Saturday, May 5, 2018

Steve Keen on Banking and the Money Multiplier

Steve Keen gives a talk here on banking and the money multiplier (published on 2 May 2018):

3 comments:

  1. OK. Understand Keen’s main points re banks create new money and the multiplier theory is flawed.

    So, what’s the better alternative? Or is there one? It seems a bit disappointing if this realisation leads only to somewhat better economic models for predicting how the current system will operate.

    Huber and Robertson proposed that banks be prevented from creating mew money and operate in the way that most people imagine they do now - as intermediaries who loan out savers deposits.

    New money would be created by the Central Bank - in quantities managed to prevent inflation but keep the economy ticking over - and given to the government of the day to spend into circulation as it saw fit. Right leaning governments might use the money to reduce taxes, left leaning governments might increase spending.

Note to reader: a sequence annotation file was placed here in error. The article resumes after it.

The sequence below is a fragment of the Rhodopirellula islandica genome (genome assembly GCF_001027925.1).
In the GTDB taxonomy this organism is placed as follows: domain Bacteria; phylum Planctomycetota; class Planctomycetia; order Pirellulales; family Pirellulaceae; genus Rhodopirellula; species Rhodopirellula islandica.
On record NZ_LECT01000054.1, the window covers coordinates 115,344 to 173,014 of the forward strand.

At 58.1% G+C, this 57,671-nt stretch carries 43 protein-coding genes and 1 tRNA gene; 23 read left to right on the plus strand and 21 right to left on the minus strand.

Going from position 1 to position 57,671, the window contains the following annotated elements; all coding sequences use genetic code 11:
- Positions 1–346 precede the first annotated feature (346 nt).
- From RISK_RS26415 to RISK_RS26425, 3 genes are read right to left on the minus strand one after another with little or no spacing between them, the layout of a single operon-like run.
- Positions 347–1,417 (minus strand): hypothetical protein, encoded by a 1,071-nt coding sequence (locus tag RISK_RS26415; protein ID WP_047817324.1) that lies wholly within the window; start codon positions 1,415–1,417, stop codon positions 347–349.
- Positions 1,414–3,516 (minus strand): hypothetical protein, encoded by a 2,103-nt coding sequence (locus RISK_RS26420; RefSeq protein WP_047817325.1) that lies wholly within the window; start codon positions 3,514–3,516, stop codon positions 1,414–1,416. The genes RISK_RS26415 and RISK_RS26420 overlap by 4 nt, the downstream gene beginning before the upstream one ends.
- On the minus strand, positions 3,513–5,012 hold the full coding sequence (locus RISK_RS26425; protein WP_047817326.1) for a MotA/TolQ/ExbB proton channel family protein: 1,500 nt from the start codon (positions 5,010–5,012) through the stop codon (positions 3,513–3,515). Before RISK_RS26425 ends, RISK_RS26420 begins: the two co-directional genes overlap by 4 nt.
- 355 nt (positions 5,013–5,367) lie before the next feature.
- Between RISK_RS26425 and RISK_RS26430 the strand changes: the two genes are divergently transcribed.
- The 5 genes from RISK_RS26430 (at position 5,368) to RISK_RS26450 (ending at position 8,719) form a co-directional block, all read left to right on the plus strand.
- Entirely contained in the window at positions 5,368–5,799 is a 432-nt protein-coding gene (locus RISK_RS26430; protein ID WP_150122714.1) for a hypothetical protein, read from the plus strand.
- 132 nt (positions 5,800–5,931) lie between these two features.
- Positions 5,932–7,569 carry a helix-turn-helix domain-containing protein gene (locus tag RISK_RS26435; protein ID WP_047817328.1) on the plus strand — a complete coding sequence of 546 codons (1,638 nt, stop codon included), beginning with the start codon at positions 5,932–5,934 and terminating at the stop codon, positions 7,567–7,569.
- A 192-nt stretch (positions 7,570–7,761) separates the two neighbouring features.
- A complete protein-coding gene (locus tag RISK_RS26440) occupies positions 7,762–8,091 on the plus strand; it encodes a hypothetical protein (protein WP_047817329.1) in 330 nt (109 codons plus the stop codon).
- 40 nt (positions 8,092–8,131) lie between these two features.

Do folks here have a view on this proposal, or others?

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  2. Huh? I was taught Econ 101 decades ago, and taught that banks DO create money by lending, since they have only a fraction of their deposits in reserve. FRB. So a minute in it seems Keen is peddling a straw man. Mainstream Econ 101 teaches banks create money.

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  3. I checked my old economics text book and it does say banks create new money. It also implies a limit to this process, ultimately, through the money multiplier effect - ie if banks can only lend 90% or whatever under FRB, then eventually they can lend no more.
    But Keen differs in that he says there is effectively no reserve and thus no limit. So banks are really unrestrained in their ability to create new money.
    Which is interesting and all, but I’d like to hear him come out and propose some concrete alternatives.

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